```figure; tiledlayout(2,2); ax = gobjects(4,1); ax(1) = nexttile; plot(time, xHistory1(:,1)); ax(2) = nexttile; plot(time, xHistory1(:,2)); ax(3) = nexttile; plot(time, uHistory1(:,1)); ax(4) = nexttile; plot(time, uHistory1(:,2)); title(ax(1), 'State 1: Position x'); title(ax(2), 'State 2: Position y'); title(ax(3), 'Control Input: Direction Angle'); title(ax(4), 'Control Input: Velocity'); xlabel(ax,'Time (s)'); ylabel(ax(1), 'Position x'); ylabel(ax(2), 'Position y'); ylabel(ax(3), 'Direction Angle (rad)'); ylabel(ax(4), 'Velocity (m/s)');```

Adjust the state dynamics of the boat to account for drift.

```msobj.Model.StateFcn = 'Navigation.StateFcnWithDrift'; msobj.Model.StateJacFcn = 'Navigation.StateJacFcnWithDrift'; simdata.InitialGuess = [];```

Simulate the system for 2 seconds with a target trajectory to follow.

```% Preallocate history arrays for storing states and control inputs for plotting. xHistory2 = x0.'; % State history uHistory2 = u0.'; % Control input history % Initialize the control input for the first step. uk = u0; % Simulation loop to propagate the system dynamics over the specified duration. for k = 1:(Duration/Ts) % Current state at iteration k. xk = xHistory2(k,:).'; % Compute the optimal control action using nlmpcmove. [uk, simdata, info] = nlmpcmove(msobj, xk, uk, simdata); % Simulate the system for the next control interval using ode45. odefun = @(t,xk) Navigation.StateFcnWithDrift(xk,uk); [TOUT, XOUT] = ode45(odefun, [0 Ts], xk); % Log the states and control inputs for analysis and plotting. xHistory2(k+1,:) = XOUT(end,:); uHistory2(k+1,:) = uk; end ```

Plot the state and control input histories.

```figure; tiledlayout(2,2); ax = gobjects(4,1); ax(1) = nexttile; plot(time, xHistory2(:,1)); ax(2) = nexttile; plot(time, xHistory2(:,2)); ax(3) = nexttile; plot(time, uHistory2(:,1)); ax(4) = nexttile; plot(time, uHistory2(:,2)); title(ax(1), 'State 1: Position x'); title(ax(2), 'State 2: Position y'); title(ax(3), 'Control Input: Direction Angle'); title(ax(4), 'Control Input: Velocity'); xlabel(ax,'Time (s)'); ylabel(ax(1), 'Position x'); ylabel(ax(2), 'Position y'); ylabel(ax(3), 'Direction Angle (rad)'); ylabel(ax(4), 'Velocity (m/s)');```

### Obstacle Avoidance

To enhance the capabilities of our MPC controller and ensure safe navigation, you can introduce obstacle avoidance feature.

For this example, the obstacle is modeled as a circle, and its presence is accounted for within the MPC framework using inequality constraints. These constraints are defined by the `Navigation.IneqConFcn` function, which calculates the distance between the boat's current position and the center of the obstacle; the boat is required to maintain a distance greater than the obstacle's radius to avoid collision.

Update the `msobj` object to incorporate obstacle avoidance into each stage of the MPC controller:

```[msobj.Stages.IneqConFcn] = deal('Navigation.IneqConFcn'); [msobj.Stages.IneqConJacFcn] = deal('Navigation.IneqConJacFcn'); [msobj.Stages.ParameterLength] = deal(6);```

By assigning `IneqConFcn` and `IneqConJacFcn` to all stages of the MPC controller, you ensure that the obstacle avoidance behavior is considered at every prediction horizon step. Here, `ParameterLength` is set to 6 to account for the additional parameters required by these functions, which include the radius and center of the obstacle. This update equips the MPC controller with the necessary tools to navigate safely and efficiently in environments with static obstacles.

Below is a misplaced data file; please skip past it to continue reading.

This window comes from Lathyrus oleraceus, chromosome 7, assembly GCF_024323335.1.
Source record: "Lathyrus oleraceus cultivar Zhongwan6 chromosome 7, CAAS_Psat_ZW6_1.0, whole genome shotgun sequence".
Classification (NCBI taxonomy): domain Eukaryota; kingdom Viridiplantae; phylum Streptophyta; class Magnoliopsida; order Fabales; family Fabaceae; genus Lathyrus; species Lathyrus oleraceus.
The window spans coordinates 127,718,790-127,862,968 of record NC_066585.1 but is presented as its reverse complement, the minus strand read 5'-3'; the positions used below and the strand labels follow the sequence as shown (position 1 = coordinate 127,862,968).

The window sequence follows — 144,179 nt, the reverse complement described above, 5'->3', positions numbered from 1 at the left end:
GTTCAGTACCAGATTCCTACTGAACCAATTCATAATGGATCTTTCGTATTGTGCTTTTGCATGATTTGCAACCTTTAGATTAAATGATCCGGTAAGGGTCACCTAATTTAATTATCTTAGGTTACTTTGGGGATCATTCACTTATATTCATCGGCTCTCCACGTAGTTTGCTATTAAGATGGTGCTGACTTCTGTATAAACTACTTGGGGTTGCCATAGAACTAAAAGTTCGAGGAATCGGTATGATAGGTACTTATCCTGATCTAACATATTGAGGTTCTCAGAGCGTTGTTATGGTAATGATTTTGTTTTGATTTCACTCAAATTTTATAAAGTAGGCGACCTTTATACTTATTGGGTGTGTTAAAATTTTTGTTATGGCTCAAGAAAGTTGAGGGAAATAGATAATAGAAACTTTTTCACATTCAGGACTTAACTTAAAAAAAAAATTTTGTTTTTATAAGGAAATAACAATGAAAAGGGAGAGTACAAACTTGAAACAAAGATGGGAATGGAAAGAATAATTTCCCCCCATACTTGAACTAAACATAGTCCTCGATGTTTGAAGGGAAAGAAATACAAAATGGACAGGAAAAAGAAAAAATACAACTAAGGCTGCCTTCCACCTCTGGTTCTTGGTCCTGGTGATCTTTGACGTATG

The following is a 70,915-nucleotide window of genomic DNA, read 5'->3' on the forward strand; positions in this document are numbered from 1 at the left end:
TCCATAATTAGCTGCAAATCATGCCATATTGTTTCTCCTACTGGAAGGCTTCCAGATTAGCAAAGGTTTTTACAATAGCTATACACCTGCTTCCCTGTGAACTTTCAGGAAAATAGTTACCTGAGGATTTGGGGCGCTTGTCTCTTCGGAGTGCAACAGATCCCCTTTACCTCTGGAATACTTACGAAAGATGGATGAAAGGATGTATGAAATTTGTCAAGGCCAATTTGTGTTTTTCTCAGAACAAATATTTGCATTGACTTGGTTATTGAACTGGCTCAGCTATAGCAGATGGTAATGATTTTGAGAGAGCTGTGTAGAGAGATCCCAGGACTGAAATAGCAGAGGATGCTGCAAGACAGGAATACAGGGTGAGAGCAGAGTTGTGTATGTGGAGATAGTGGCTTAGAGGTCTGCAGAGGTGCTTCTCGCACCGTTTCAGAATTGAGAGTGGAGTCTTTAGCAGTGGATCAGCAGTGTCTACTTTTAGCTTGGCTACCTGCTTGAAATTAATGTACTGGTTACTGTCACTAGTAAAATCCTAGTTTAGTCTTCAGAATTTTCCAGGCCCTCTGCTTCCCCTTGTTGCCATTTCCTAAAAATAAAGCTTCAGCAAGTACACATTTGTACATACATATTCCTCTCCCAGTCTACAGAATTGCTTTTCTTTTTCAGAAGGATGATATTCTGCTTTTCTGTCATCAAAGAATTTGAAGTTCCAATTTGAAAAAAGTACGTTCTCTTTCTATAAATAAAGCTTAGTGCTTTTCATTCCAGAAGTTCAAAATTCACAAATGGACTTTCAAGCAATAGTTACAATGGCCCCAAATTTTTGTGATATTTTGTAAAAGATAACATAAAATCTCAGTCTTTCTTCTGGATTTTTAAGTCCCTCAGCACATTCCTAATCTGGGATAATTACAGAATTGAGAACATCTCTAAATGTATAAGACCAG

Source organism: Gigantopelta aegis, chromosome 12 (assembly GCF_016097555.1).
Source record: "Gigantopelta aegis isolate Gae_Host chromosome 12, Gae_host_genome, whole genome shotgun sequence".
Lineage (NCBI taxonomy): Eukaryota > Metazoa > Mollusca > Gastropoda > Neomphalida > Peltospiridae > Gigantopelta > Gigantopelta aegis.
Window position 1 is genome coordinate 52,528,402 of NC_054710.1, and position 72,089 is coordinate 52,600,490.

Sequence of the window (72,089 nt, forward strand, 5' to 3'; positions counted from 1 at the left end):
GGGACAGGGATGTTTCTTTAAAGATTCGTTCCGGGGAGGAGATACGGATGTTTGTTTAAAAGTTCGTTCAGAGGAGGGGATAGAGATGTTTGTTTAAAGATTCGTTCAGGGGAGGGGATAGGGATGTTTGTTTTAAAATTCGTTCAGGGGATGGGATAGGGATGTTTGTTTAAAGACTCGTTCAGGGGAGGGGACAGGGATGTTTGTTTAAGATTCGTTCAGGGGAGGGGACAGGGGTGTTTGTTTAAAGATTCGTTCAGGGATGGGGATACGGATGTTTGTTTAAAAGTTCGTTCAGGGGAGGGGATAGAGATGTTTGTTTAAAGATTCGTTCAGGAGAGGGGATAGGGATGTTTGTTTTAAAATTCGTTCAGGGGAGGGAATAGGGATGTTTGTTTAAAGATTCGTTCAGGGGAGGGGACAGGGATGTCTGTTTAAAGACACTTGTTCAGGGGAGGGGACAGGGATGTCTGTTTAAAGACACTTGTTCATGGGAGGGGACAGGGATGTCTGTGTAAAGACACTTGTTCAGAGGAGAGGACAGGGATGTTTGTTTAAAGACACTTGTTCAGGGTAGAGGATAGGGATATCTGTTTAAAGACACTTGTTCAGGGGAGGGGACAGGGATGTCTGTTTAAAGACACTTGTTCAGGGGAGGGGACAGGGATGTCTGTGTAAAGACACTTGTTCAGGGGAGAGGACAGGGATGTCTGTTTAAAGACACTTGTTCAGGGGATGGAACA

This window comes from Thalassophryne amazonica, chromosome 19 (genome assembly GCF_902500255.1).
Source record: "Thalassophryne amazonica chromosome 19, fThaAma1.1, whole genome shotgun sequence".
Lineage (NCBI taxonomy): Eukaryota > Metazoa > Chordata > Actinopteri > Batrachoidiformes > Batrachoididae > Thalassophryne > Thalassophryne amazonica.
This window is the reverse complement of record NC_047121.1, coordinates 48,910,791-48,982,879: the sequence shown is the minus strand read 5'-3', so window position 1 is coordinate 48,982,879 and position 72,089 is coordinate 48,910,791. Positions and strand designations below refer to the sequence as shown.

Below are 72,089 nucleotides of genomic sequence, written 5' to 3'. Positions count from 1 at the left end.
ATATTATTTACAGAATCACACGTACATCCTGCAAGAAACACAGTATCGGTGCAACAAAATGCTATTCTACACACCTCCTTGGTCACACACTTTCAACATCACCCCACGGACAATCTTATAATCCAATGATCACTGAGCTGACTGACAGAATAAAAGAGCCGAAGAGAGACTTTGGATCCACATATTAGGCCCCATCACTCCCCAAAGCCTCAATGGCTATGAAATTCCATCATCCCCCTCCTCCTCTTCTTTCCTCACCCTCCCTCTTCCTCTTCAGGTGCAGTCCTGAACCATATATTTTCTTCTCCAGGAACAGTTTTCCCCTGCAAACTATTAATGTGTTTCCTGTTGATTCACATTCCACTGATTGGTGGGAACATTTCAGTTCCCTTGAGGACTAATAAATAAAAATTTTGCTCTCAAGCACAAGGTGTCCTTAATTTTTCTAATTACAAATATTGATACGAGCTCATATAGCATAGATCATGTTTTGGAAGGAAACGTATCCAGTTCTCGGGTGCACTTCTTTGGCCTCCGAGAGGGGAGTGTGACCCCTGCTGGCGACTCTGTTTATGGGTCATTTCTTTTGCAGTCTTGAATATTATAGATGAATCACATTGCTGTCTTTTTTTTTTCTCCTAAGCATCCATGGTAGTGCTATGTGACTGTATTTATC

```pvcost = [xref; p; obs]; pvstate = 1; simdata = getSimulationData(msobj); simdata.StateFcnParameter = pvstate; simdata.StageParameter = repmat(pvcost, p+1, 1); validateFcns(msobj,rand(nx,1),rand(nmv,1),simdata)```
```Model.StateFcn is OK. Model.StateJacFcn is OK. "CostFcn" of the following stages [1 2 3 4 5 6 7 8 9 10 11 12 13 14 15 16 17 18 19 20 21] are OK. "CostJacFcn" of the following stages [1 2 3 4 5 6 7 8 9 10 11 12 13 14 15 16 17 18 19 20 21] are OK. "IneqConFcn" of the following stages [1 2 3 4 5 6 7 8 9 10 11 12 13 14 15 16 17 18 19 20 21] are OK. "IneqConJacFcn" of the following stages [1 2 3 4 5 6 7 8 9 10 11 12 13 14 15 16 17 18 19 20 21] are OK. Analysis of user-provided model, cost, and constraint functions complete. ```

Perform a closed-loop simulation with obstacle avoidance.

```% Preallocate history arrays for storing states and control inputs % for later plotting. xHistory3 = x0.'; % State history uHistory3 = u0.'; % Control input history % Initialize the control input for the first step. uk = u0; % Simulation loop to propagate the system dynamics % over the specified duration. for k = 1:(Duration/Ts) % Current state at iteration k. xk = xHistory3(k,:).'; % Compute the optimal control action using nlmpcmove. [uk, simdata, info] = nlmpcmove(msobj, xk, uk, simdata); % Simulate the system for the next control interval using ode45. odefun = @(t,xk) Navigation.StateFcnWithDrift(xk,uk); [TOUT, XOUT] = ode45(odefun, [0 Ts], xk); % Log the states and control inputs for analysis and plotting. xHistory3(k+1,:) = XOUT(end,:); uHistory3(k+1,:) = uk; end ```

Plot the state and control input histories.

```figure; tiledlayout(2,2); ax = gobjects(4,1); ax(1) = nexttile; plot(time, xHistory3(:,1)); ax(2) = nexttile; plot(time, xHistory3(:,2)); ax(3) = nexttile; plot(time, uHistory3(:,1)); ax(4) = nexttile; plot(time, uHistory3(:,2)); title(ax(1), 'State 1: Position x'); title(ax(2), 'State 2: Position y'); title(ax(3), 'Control Input: Direction Angle'); title(ax(4), 'Control Input: Velocity'); xlabel(ax,'Time (s)'); ylabel(ax(1), 'Position x'); ylabel(ax(2), 'Position y'); ylabel(ax(3), 'Direction Angle (rad)'); ylabel(ax(4), 'Velocity (m/s)');```

Plot the trajectories with (red) and without (blue) obstacle avoidance. Use the helper function `plotDriftVelocityMagnitude` to create a contour plot of velocity magnitude with drift. Here, the magnitude of the velocity is represented using a color scale from blue to yellow.

```figure; plotDriftVelocityMagnitude(0,15,-2,7); hold on; axis equal plot(xHistory2(:,1), xHistory2(:,2), 'LineWidth', 2) plot(xHistory3(:,1), xHistory3(:,2), 'LineWidth', 2) theta = linspace(0, 2*pi); circle_x = obs(2) + obs(1)*cos(theta); circle_y = obs(3) + obs(1)*sin(theta); plot(circle_x, circle_y); rectangle( ... 'Position', [obs(2)-obs(1) obs(3)-obs(1) obs(1)*2 obs(1)*2], ... 'Curvature', 1, ... 'FaceColor','w')```